A New Approach to Soil Health: 2 Crops Stand Out for Rewilding
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Rewilding polluted land can help to heal soil, promote biodiversity, and sequester carbon. Two plants stand out, according to new research.
According to the Intergovernmental Science-Policy Platform on Biodiversity and Ecosystem Services (IPBES), more than 75 percent of Earth’s land areas are substantially degraded, putting pressure on global food supplies for a population on its way to ten billion by mid-century. By then, 95 percent of Earth’s land could be too degraded to farm.
“Land degradation, biodiversity loss, and climate change are three different faces of the same central challenge: the increasingly dangerous impact of our choices on the health of our natural environment,” said Sir Robert Watson, chair of the (IPBES), said in 2018 following the platform’s research on soil health.
But new research published in the journal Horticulturae. points to two plants in particular that could help balance copper-polluted soil: zinnias and tobacco.
“Plants of the Asteraceae and Nightshade families, namely zinnia and tobacco, are copper-exclusive, their root system performs the function of copper accumulation,” Anastasia Tugbaeva, junior researcher at the Ural Federal University laboratory said in a statement.
“Using zinnia as an example, we have shown for the first time that it can grow in copper-contaminated soils and even flower faster than in pure soils. That is, it can be used for landscaping areas, it will grow well,” Tugbaeva said. “Tobacco, an important agricultural crop and useful fertilizer, also adapted to long-term exposure to copper in our experiments and grew comparable to control plants, despite the high content of copper in the substrate.”
Copper accumulates is widely used in fertilizers and fungicides and quickly accumulates in soil. Too much copper can restrict plant root growth and interfere with nutrient absorption. Copper-contaminated soil may also interfere with soil’s natural carbon sequestration functions.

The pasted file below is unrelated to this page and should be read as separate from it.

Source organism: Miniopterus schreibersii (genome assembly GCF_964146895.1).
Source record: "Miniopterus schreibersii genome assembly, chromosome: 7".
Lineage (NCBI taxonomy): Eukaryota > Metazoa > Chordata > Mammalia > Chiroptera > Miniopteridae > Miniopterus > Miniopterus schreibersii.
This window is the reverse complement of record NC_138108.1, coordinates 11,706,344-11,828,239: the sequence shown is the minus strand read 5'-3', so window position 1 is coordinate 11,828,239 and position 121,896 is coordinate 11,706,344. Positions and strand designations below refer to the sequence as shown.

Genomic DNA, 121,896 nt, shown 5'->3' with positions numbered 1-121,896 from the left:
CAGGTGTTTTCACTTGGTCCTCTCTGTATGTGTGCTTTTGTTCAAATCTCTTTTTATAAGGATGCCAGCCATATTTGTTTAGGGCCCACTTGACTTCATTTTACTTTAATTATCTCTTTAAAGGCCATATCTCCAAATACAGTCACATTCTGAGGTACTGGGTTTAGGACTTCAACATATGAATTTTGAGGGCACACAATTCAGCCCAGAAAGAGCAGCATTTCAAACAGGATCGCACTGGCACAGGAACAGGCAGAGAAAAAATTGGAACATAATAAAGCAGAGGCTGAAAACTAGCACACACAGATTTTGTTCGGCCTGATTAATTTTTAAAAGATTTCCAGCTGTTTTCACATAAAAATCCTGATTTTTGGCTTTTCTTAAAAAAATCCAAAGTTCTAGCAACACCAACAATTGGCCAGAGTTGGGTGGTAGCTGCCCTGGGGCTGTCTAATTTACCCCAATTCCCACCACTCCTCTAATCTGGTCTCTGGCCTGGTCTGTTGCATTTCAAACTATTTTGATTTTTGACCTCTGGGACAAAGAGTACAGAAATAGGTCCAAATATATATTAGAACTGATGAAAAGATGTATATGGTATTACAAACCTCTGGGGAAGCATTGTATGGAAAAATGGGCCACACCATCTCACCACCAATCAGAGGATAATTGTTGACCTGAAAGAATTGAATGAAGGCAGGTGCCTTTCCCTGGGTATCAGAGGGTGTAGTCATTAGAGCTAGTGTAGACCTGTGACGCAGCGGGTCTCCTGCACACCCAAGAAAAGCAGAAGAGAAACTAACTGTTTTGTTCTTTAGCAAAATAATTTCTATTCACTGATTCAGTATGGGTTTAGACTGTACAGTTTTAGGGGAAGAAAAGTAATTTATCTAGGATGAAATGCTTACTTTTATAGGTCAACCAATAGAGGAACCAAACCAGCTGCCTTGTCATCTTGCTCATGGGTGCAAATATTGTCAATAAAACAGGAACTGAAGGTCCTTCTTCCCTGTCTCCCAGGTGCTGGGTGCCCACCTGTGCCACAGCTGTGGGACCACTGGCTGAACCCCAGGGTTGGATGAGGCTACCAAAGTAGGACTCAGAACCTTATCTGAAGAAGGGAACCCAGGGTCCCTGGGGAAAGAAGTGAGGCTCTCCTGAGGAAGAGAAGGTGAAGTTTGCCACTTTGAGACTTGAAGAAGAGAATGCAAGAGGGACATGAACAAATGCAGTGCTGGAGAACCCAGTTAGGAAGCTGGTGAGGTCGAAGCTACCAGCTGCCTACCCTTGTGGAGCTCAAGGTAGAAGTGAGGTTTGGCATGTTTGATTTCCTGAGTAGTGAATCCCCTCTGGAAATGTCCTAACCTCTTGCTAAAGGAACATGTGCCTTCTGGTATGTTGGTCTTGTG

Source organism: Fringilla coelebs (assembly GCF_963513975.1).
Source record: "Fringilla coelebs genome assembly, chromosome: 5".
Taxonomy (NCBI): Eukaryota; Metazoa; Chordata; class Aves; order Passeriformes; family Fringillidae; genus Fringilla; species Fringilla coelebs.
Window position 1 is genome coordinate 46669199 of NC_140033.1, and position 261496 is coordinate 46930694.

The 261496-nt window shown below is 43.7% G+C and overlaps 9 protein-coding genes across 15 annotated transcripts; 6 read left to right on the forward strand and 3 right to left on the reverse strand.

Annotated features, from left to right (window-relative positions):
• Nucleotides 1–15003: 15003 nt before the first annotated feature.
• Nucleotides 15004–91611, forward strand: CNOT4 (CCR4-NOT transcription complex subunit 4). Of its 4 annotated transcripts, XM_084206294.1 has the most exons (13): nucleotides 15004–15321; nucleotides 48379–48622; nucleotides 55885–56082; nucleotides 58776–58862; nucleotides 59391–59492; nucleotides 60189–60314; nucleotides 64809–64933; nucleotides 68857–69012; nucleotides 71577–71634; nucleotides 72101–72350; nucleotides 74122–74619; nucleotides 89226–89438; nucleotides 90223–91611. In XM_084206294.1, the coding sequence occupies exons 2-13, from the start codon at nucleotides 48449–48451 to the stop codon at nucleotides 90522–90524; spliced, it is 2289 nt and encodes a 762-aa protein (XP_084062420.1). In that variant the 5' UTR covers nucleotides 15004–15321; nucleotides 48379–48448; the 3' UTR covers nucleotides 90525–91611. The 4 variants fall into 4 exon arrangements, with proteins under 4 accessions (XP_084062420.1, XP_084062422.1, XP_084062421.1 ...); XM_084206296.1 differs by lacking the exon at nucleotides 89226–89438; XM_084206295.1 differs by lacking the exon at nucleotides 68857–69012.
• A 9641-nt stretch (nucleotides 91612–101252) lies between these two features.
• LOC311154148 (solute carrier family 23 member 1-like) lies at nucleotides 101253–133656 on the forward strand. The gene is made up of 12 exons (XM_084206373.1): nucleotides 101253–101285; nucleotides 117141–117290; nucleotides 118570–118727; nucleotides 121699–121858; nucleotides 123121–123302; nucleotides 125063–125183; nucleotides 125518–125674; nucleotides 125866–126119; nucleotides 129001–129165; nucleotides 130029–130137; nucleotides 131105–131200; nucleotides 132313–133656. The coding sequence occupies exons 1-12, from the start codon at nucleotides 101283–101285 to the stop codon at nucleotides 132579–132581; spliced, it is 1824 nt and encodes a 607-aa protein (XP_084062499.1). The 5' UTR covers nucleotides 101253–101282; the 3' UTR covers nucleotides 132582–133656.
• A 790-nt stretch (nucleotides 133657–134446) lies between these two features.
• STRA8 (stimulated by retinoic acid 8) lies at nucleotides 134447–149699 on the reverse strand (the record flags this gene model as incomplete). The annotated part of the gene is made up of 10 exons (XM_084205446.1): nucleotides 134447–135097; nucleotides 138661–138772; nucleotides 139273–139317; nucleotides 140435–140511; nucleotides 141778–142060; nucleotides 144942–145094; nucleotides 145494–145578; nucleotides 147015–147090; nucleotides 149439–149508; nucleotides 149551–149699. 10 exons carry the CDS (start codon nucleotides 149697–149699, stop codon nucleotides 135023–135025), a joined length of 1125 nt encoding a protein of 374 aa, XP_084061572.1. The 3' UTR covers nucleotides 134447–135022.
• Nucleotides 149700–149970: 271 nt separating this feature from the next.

Both zinnia and tobacco were quick to adapt to copper in soil, transporting the mineral to aerial parts of the plant. The researchers say that plants can often thrive in difficult conditions.
“We conducted experiments for 20, 40, 60 days and used substrates in which the content of copper could even exceed its content in urban soils,” says Tugbaeva. “Under the influence of copper in the root and stem of plants, the expression of five genes responsible for the synthesis of phenolic compounds and lignin is enhanced. Lignin is one of the components of the plant cell wall, which makes it stronger. It is lignin that is the mechanism of plant adaptation, which limits the transfer of metals from the cell wall and the effects of metals on the intracellular structure of the plant.”
While more research is needed, the findings show rewilding potential. Rotating the ornamental zinnia along with tobacco into contaminated soil could help preserve soil health. Like the Blue Economy has been largely overlooked in fighting climate change and promoting biodiversity, soil is also often overlooked.
A new look at soil
New research published yesterday in the European Journal of Soil Science says the way we look at soil must change. The research team says an entirely new whole system approach to assessing soil health is critical. The research proposed looking signs of life in the soil, its function, complexity, and signs of emergence, or how it responds to and recovers from stressors.
“Through this research, we want to start the conversation about how we move to a holistic picture of soil health assessment, looking at the interconnected elements of this universally important system. Taking steps towards a bigger-picture view of soil health could help make a huge difference to some of our big challenges, not least the climate crisis,” said lead author Jim Harris, Professor of Environmental Technology at Cranfield University.
“Although ‘soil health’ as a term is quite widely used now, it is problematic as it means different things to different people, and there is no single agreed way to measure the overall health of this system,” he said.
Photo by Francesco Gallarotti on Unsplash